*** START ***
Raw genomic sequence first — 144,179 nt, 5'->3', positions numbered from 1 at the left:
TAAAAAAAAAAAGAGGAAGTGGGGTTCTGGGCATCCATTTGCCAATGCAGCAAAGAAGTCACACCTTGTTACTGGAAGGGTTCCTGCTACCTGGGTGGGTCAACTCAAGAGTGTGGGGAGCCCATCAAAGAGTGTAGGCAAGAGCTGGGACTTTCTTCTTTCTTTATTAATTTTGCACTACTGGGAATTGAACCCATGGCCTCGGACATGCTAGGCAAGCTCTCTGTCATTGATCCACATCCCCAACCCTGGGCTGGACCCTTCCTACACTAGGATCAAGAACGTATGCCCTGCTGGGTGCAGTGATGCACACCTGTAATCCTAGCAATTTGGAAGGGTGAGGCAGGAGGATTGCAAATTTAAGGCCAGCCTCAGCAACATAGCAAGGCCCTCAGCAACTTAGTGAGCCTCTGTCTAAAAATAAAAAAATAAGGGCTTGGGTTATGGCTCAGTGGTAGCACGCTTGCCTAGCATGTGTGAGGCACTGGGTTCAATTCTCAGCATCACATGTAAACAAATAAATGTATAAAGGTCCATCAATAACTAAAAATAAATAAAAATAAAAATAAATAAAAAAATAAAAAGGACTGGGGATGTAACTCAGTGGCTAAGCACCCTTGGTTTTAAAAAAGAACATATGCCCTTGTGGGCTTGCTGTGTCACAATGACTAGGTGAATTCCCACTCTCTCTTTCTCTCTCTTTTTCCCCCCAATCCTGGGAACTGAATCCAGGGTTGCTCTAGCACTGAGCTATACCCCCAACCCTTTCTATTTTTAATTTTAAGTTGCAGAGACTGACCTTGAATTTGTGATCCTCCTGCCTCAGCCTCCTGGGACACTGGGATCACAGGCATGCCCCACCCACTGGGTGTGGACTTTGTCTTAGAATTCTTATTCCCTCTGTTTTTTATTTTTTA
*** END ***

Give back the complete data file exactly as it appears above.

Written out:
Raw genomic sequence first — 144,179 nt, 5'->3', positions numbered from 1 at the left:
TAAAAAAAAAAAGAGGAAGTGGGGTTCTGGGCATCCATTTGCCAATGCAGCAAAGAAGTCACACCTTGTTACTGGAAGGGTTCCTGCTACCTGGGTGGGTCAACTCAAGAGTGTGGGGAGCCCATCAAAGAGTGTAGGCAAGAGCTGGGACTTTCTTCTTTCTTTATTAATTTTGCACTACTGGGAATTGAACCCATGGCCTCGGACATGCTAGGCAAGCTCTCTGTCATTGATCCACATCCCCAACCCTGGGCTGGACCCTTCCTACACTAGGATCAAGAACGTATGCCCTGCTGGGTGCAGTGATGCACACCTGTAATCCTAGCAATTTGGAAGGGTGAGGCAGGAGGATTGCAAATTTAAGGCCAGCCTCAGCAACATAGCAAGGCCCTCAGCAACTTAGTGAGCCTCTGTCTAAAAATAAAAAAATAAGGGCTTGGGTTATGGCTCAGTGGTAGCACGCTTGCCTAGCATGTGTGAGGCACTGGGTTCAATTCTCAGCATCACATGTAAACAAATAAATGTATAAAGGTCCATCAATAACTAAAAATAAATAAAAATAAAAATAAATAAAAAAATAAAAAGGACTGGGGATGTAACTCAGTGGCTAAGCACCCTTGGTTTTAAAAAAGAACATATGCCCTTGTGGGCTTGCTGTGTCACAATGACTAGGTGAATTCCCACTCTCTCTTTCTCTCTCTTTTTCCCCCCAATCCTGGGAACTGAATCCAGGGTTGCTCTAGCACTGAGCTATACCCCCAACCCTTTCTATTTTTAATTTTAAGTTGCAGAGACTGACCTTGAATTTGTGATCCTCCTGCCTCAGCCTCCTGGGACACTGGGATCACAGGCATGCCCCACCCACTGGGTGTGGACTTTGTCTTAGAATTCTTATTCCCTCTGTTTTTTATTTTTTA